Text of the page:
If you haven’t seen Todrick Hall’s version of “Belle” (Beauty and the Beat), you need to.


    Apparently the sheep and Gaston have similar reactions to Belle reading books. To his credit, at least Gaston doesn’t try to eat the book…

    The version I watched had the added song, “Human Again”. Perhaps I’m just remembering the old version, but the addition of this song feels completely disjoint and seems to slow the movie down without adding much. Although it does explain how the ballroom was spic-and-span that evening for their date.

    Most mobs aren’t actually this self-aware: “We don’t like what we don’t understand. In fact, it scares us, and this monster is mysterious at least.”


    2. and 4. (and 8.) The character I chose to analyze was Gaston. Of course, he’s the villain but I’m going to focus on another aspect of him; namely, his masculinity and maleness. Gaston is the epitome of masculinity—he’s handsome, muscular, hairy, and loves to hunt, and the song “Gaston” celebrates Gaston’s masculine wiles. In the song, Gaston’s virtues are mostly physical (muscles, hair, neck, etc.) or boorish behaviors (fighting, biting, expectorating, etc.), and during the song it becomes clear that Gaston’s response to just about everything is to be physical (and punch LeFou).

    In many respects, the character of Gaston is a representation of the oppressive societal patriarchy of the time period. Gaston’s view of marriage is that the man hunts and earns a living, and the “little missus” cooks and cleans and takes care of the little ones. He also sees it as the male’s decision to decide whom he marries and the woman is simply supposed to accept this decision. Finally, he believes (and actually says) “it’s not right for a woman to read. Soon she starts getting ideas… and thinking,” and clearly that’s not a good thing for the status quo of the patriarchy.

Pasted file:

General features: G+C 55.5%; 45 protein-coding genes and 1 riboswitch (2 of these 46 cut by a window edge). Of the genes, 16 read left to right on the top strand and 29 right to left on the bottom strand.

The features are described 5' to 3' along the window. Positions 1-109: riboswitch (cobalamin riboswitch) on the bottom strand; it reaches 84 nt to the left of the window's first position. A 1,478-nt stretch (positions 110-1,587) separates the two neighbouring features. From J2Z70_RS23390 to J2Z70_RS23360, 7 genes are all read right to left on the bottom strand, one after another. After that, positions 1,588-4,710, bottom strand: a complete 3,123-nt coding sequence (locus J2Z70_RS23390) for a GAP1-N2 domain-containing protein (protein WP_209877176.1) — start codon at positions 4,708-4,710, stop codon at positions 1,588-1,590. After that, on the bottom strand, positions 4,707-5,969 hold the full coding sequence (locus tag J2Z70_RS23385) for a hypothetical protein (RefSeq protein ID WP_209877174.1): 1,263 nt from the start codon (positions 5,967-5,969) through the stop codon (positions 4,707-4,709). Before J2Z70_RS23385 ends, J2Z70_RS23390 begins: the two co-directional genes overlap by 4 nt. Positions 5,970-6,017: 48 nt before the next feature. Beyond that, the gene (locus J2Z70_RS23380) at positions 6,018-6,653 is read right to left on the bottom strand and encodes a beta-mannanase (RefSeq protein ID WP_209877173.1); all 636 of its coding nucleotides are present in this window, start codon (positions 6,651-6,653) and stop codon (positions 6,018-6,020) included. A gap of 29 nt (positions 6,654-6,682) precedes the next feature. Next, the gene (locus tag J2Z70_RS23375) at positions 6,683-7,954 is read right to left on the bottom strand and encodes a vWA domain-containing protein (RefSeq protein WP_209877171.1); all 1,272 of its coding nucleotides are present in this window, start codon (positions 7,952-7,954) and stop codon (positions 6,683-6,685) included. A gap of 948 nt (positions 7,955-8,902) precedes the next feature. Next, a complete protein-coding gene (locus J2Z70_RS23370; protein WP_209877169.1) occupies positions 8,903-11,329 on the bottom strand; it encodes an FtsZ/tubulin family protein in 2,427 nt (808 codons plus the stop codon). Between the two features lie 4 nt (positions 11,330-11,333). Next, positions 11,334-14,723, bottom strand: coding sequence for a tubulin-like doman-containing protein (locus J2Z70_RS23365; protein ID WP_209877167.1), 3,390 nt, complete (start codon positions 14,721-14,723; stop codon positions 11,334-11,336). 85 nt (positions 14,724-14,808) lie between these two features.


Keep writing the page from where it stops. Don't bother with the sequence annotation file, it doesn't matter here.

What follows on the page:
However, Gaston’s character is also dominated (defined?) by his vanity. He can’t seem to walk past a shiny surface without admiring himself—literally Narcissistic, based on the Greek myth. His handsomeness and his superficiality also propagates his overconfidence—the only trait he values in females is beauty, so why shouldn’t his own beauty also translate into his a strong sense of worthiness? Gaston chooses Belle to be his bride because she’s “the most beautiful girl in town. That makes her the best!” Even after his rejection by Belle, he still wants to marry her—presumably because she’s still the most beautiful and he doesn’t really seem to care what she thinks of him (handsome, rude, conceited, boorish, and brainless).

    Gaston’s fixation with his physical appearance is mirrored (and contrasted) in Beast’s concern over his physicality. But while Gaston has never met a shiny surface he didn’t love, Beast destroyed the mirrors (and portraits) that reminded him that he is not physically appealing. To Beast’s credit, his ideas do evolve in his interactions with Belle while Gaston’s ideas do not.